Archive for Sunday, September 28, 2008

Debate may encourage McCain backers

September 28, 2008


— There were no knockout blows in the first presidential debate of the fall, but John McCain out-pointed Barack Obama often enough to encourage his followers that he can somehow overcome the odds and deny the Democrats the victory that has seemed to be in store for them.

It was a small thing, but I counted six times that Obama began a sentence with the words that McCain was "absolutely right" about a point he had made. No McCain sentences began with a similar acknowledgement of his opponent's wisdom, even though the two did, in fact, agree on Iran, Russia and the U.S. financial crisis far more than they disagreed.

That suggests an imbalance in the deference quotient between the younger man and the veteran senator - an impression reinforced by Obama's frequent glances in McCain's direction and McCain's studied indifference to his rival.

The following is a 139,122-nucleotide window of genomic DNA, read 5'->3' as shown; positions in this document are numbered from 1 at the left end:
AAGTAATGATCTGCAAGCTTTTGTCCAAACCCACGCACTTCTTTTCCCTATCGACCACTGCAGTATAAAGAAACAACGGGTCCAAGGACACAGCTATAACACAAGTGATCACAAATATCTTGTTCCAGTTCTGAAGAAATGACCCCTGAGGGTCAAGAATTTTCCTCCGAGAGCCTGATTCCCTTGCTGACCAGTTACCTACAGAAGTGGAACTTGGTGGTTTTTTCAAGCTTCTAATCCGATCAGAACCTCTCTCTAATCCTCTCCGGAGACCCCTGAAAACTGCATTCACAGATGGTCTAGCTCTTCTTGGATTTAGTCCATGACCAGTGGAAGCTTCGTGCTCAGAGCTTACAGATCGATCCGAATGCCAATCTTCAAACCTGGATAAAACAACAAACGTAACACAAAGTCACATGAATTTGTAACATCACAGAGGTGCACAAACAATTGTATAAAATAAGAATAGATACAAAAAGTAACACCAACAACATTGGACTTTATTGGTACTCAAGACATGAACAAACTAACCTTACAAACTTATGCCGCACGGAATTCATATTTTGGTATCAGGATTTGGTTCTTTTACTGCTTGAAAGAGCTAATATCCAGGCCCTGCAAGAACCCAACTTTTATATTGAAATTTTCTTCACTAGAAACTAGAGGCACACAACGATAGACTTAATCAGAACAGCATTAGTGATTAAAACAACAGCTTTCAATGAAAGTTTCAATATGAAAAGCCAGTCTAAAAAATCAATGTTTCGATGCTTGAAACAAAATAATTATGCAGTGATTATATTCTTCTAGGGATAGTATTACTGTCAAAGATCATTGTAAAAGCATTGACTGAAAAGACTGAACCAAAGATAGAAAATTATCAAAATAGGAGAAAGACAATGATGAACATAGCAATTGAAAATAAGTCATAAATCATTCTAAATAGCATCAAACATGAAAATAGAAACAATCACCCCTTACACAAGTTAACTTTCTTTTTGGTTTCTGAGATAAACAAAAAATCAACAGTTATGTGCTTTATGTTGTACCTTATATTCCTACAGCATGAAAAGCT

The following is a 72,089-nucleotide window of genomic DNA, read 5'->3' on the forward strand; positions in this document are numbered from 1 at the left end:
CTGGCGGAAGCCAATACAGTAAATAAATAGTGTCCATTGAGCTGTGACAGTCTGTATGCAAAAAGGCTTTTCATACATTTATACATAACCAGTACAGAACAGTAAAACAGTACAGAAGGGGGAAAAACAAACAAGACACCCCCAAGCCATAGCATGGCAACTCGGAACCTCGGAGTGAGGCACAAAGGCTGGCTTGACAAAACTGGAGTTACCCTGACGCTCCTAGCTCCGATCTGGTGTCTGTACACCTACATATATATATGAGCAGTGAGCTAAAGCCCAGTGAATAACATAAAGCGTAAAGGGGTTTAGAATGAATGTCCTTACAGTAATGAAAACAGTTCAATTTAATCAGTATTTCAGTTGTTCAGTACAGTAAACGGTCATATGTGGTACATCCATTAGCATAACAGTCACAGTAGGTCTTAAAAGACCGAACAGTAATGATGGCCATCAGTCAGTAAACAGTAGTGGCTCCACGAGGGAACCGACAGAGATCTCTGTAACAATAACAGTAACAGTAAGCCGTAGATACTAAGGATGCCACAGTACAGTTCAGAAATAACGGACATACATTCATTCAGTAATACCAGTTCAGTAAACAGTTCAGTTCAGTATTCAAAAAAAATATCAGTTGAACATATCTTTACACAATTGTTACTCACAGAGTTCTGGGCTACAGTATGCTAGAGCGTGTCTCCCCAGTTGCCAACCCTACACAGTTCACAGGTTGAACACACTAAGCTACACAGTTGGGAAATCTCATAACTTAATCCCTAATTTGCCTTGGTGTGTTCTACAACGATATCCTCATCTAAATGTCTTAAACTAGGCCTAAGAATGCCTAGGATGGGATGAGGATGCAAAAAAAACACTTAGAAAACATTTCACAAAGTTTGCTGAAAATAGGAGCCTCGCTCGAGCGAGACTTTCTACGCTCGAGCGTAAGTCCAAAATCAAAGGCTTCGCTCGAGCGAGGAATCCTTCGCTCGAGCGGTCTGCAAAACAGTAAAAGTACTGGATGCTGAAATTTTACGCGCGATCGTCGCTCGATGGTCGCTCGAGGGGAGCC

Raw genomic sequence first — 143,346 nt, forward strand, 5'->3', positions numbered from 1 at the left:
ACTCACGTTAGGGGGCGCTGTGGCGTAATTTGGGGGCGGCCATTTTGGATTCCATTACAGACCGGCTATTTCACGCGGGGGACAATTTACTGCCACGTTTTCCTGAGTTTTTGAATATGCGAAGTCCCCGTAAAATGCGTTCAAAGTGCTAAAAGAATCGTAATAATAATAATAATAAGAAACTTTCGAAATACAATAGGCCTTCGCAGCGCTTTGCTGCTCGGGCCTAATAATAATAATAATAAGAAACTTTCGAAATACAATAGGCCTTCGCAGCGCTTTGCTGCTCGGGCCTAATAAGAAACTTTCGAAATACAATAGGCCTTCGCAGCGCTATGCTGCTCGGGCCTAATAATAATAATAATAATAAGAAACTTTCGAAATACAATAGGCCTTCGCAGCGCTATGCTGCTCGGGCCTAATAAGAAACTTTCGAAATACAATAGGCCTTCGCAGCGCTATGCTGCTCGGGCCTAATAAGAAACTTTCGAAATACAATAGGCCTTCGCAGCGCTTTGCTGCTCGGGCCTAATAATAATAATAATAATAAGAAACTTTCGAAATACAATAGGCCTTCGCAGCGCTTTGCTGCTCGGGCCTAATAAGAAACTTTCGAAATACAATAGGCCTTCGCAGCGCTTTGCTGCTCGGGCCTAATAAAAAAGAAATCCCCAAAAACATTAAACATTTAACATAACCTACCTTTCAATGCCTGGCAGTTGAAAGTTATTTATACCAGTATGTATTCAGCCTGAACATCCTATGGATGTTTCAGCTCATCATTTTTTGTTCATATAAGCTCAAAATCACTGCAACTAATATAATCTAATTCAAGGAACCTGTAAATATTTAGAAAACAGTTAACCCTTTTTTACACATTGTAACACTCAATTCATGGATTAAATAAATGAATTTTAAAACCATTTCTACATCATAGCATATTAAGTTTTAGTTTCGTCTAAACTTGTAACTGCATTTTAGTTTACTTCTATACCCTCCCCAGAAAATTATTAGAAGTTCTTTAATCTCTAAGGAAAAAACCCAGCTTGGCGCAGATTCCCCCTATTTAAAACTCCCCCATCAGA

Whether viewers caught the verbal and body-language signs that Obama seemed to accept McCain as the alpha male on the stage in Mississippi, I do not know.

But it reinforced my impression that McCain was the more aggressive debater. He flung the adjectives that stick in a listener's mind, calling Obama "naive" and therefore "dangerous."

Given that most of the debate was on foreign policy and national security, supposedly McCain's strong subjects, the Obama camp is justified in thinking that their guy did not embarrass himself.

Obama made his point that the preoccupation with Iraq - which McCain in effect confirmed - had cost the United States in Afghanistan and in Pakistan, where Osama bin Laden is believed to have built his base of operations, and in the eyes of the world.

And while Obama continued to struggle to explain his original opposition to the "surge" strategy implemented by Gen. David Petraeus and championed by McCain, he did put his opponent on the defensive.